A R250.5 million exit levy charged to billionaire Mark Shuttleworth when he transferred his assets out of South Africa in 2009 was “not inconsistent with the constitution”.
This is according to a judgment handed down on Thursday by the Constitutional Court.
Shuttleworth paid a R250.5 million exit levy when he transferred his assets out of South Africa to the Isle of Man in 2009. The levy was 10% of the value of the assets he wanted to export.
But the billionaire, who first made the headlines when he sold his tech company Thawte in 1999 to VeriSign for $575 million, challenged the levy and last year the Supreme Court of Appeal (SCA) ordered the South African Reserve Bank (Sarb) to repay Shuttleworth R250 million plus interest.
However, Sarb and the minister of finance then took the matter to the Constitutional Court, which then decided on the matter on Thursday.
The Constitutional Court then overturned the the SCA ruling and also dismissed Shuttleworth’s application before the North Gauteng High Court in Pretoria.
A media summary subsequently details the key reasons for the Constitutional Court’s decision in what has been described as a majority judgment.
“The Court granted leave to appeal in the main appeal, finding that even though the exit charge is no longer imposed, the matter is not moot because the state could be exposed to approximately R2.9 billion in potential claims if it is found that the imposition was unlawful,” reads part of the summary.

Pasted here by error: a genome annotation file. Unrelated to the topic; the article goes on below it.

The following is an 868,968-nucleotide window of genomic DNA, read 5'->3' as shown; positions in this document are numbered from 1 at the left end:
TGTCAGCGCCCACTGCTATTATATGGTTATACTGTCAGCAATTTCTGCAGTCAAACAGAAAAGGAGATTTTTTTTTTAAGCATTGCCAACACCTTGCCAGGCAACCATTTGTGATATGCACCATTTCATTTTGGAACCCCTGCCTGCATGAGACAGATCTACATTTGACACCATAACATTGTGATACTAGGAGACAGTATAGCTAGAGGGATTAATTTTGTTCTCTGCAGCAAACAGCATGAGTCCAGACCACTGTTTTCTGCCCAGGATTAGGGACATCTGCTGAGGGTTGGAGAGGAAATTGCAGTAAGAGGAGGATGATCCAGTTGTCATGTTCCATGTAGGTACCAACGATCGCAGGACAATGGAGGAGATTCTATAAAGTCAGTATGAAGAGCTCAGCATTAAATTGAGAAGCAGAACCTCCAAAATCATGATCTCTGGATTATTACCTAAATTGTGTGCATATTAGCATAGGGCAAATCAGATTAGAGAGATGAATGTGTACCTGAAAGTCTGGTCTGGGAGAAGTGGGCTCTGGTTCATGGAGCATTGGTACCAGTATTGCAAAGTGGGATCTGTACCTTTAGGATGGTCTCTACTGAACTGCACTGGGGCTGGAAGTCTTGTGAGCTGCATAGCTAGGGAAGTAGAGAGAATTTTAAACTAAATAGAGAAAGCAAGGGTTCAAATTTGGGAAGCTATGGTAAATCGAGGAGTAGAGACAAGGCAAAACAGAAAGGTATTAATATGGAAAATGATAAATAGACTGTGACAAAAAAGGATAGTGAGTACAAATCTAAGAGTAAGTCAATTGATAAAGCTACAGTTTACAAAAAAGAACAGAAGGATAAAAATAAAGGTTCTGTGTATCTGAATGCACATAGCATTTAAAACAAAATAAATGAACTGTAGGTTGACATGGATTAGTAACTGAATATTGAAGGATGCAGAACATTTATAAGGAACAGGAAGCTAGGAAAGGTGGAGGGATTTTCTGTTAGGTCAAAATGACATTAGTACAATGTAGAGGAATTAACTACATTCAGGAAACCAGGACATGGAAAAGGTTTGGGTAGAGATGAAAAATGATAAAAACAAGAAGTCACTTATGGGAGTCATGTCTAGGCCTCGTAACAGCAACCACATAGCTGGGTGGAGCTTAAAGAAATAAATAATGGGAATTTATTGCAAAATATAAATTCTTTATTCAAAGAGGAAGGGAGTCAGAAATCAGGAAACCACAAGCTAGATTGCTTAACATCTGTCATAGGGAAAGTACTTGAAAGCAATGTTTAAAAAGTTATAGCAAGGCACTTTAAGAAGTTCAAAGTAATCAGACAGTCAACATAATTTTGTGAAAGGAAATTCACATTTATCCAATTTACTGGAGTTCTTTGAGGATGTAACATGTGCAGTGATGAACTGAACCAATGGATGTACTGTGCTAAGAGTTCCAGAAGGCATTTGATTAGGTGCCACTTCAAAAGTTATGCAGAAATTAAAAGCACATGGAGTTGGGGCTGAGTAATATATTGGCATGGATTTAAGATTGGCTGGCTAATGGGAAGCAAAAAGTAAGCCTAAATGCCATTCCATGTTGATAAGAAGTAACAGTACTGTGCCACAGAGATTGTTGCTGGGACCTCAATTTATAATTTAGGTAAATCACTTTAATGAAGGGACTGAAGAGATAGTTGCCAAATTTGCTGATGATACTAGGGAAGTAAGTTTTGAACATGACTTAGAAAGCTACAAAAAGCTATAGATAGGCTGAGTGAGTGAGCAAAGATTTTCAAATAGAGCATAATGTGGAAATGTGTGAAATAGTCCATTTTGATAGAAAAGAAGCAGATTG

“The Court further found that the exit charge was not inconsistent with the Constitution. The dominant purpose of the exit charge was not to raise revenue but rather to regulate conduct by discouraging the export of capital to protect the domestic economy.”
The Court further said that it granted leave to appeal in the cross-appeal “but only in respect of the attack on the constitutional validity of the section of the Act that enables the making of Regulations and the provision in the Regulations prohibiting the export of capital without authorisation under certain conditions”.
“These provisions were found to be constitutionally valid as the broad discretionary powers granted to the Minister ensure a speedy and flexible approach to our exchange control system and are reasonably necessary to stem the outflow of capital, protect the local currency and safeguard the domestic economy.
The Constitutional Court has also made no order regarding costs.